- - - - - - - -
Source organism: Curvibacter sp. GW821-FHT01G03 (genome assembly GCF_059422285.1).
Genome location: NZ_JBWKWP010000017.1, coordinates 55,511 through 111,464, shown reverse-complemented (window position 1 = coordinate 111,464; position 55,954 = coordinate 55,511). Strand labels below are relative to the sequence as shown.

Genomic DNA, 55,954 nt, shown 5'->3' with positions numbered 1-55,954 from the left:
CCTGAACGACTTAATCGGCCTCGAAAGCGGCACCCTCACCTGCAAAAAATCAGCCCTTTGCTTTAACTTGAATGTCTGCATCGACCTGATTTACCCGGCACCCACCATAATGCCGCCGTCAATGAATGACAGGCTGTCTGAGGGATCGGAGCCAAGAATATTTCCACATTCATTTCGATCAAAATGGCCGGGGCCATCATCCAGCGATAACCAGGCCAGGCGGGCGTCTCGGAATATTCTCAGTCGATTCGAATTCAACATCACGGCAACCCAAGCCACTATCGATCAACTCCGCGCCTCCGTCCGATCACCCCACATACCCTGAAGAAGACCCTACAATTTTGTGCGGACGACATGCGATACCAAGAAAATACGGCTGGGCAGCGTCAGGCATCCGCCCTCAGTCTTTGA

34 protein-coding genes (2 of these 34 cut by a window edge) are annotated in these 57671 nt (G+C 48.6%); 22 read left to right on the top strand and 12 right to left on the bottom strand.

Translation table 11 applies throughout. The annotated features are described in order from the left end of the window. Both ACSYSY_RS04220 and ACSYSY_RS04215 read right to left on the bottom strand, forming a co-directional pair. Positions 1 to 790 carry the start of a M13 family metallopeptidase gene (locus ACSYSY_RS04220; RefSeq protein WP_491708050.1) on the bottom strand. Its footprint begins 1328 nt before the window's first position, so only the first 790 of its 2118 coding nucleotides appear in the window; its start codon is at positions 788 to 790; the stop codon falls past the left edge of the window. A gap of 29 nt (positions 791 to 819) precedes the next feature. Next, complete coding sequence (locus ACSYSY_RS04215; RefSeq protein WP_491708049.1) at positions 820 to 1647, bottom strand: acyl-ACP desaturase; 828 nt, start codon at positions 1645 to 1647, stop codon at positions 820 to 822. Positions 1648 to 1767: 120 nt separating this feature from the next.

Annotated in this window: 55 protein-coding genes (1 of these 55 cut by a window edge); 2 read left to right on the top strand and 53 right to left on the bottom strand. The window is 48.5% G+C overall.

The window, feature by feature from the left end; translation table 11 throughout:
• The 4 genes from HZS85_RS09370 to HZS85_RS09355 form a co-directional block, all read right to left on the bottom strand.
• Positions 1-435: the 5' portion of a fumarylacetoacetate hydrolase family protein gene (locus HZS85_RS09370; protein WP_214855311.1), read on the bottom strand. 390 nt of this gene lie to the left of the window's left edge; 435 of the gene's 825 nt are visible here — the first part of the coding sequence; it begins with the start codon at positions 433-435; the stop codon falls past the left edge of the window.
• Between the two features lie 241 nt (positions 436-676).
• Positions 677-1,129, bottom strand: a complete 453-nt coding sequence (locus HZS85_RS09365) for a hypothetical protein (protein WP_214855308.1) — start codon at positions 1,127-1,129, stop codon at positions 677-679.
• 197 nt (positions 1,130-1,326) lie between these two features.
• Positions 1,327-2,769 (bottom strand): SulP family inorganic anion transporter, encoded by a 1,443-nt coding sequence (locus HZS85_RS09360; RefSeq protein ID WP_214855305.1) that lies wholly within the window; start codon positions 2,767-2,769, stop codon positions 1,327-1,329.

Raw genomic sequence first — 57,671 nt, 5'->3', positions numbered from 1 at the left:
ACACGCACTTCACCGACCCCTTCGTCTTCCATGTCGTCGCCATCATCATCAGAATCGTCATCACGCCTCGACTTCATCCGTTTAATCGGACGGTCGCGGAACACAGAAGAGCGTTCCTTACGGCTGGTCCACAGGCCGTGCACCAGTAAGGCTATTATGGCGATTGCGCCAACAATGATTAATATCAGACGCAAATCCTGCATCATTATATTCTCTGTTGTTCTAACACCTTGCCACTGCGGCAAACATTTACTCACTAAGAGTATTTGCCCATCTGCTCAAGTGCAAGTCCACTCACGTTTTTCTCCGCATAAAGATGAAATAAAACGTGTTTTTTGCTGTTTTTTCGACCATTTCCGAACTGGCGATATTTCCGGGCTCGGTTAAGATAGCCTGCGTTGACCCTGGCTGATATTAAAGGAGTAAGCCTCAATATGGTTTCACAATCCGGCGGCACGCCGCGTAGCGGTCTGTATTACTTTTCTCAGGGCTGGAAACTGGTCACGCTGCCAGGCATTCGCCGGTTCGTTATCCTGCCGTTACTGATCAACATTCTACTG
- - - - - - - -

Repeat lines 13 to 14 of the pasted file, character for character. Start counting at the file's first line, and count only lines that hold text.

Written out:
• 197 nt (positions 1,130-1,326) lie between these two features.
• Positions 1,327-2,769 (bottom strand): SulP family inorganic anion transporter, encoded by a 1,443-nt coding sequence (locus HZS85_RS09360; RefSeq protein ID WP_214855305.1) that lies wholly within the window; start codon positions 2,767-2,769, stop codon positions 1,327-1,329.